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As the price of flash storage declines, flash arrays have become serious contenders for use as backup targets. Even so, some use cases are better suited for flash backups than others.
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The two things holding flash back from being suitable for general-purpose backups are capacity and price. Flash drives generally have a lower overall capacity and a higher cost per gigabyte than spinning disks, although the gap between the two is narrowing. Backing up petabytes of data to flash storage is both impractical and cost prohibitive, at least for now.
This does not mean that flash backups are impractical across the board.
Flash is well-suited to providing continuous backups of highly transactional data. And the technology might be a good choice, for instance, for backing up heavily used databases. Although all-flash arrays can provide the level of performance needed to back up such a database, storage connectivity plays an equally important role. The speed at which data can be transmitted from the database server to the backup target limits the overall backup throughput.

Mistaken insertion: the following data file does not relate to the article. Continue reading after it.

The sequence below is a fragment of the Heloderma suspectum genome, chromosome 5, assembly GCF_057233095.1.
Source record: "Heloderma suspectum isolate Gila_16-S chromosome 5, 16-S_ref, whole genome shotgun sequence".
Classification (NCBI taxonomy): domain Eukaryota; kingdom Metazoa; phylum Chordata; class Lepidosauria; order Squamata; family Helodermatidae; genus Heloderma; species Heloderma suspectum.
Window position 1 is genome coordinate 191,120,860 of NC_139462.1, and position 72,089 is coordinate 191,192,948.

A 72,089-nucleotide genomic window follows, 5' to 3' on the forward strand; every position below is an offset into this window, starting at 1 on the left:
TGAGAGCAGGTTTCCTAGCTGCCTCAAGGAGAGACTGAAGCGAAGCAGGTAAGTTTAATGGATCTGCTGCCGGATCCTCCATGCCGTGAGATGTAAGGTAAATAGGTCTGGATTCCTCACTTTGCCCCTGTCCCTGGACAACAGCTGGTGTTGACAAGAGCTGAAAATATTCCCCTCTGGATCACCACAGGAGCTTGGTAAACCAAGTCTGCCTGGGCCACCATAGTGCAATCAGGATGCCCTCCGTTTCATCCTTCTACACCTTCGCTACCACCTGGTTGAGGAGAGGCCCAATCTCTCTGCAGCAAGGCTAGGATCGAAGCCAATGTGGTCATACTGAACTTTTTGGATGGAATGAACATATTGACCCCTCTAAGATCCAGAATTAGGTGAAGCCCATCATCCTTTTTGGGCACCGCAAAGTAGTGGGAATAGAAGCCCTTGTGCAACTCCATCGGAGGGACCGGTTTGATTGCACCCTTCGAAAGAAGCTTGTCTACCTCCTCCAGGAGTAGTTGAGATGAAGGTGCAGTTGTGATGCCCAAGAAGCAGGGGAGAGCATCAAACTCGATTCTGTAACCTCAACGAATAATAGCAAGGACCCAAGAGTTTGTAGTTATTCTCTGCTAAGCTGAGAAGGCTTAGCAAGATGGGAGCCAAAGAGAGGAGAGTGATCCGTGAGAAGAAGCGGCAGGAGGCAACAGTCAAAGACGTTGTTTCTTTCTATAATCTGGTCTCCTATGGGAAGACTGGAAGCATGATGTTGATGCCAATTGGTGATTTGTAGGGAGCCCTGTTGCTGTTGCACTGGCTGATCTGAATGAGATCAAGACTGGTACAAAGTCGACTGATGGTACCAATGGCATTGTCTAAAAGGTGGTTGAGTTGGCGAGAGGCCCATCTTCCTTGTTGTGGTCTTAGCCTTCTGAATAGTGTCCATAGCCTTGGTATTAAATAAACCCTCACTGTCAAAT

Flash backups are not the only choice for backing up rapidly changing data. A standard storage array can achieve an IOPS level equal to that of a flash array if enough disks are used. However, the cumulative capacity of the disks in such an array is often far greater than what an organization might need, resulting in wasted capacity. Rather than paying for unused capacity and incurring potentially higher maintenance costs (because there are a larger number of disks to replace as they wear out), some organizations opt to use flash rather than traditional arrays.
Other organizations choose to use all-flash arrays as a way to decrease disk-related heat and noise. Because flash disks do not contain moving parts, they consume less power and produce far less heat than traditional disks, while also running silently.
Flash backups are sometimes used as a way to enable simultaneous server backups. Even though all-flash backups are most commonly associated with protecting high-demand workloads, a flash storage array also works well for simultaneously backing up multiple lower demand workloads. As such, flash backups could be used to significantly reduce the data backup window or number of backup appliances required to provide continuous protection for an organization's resources.
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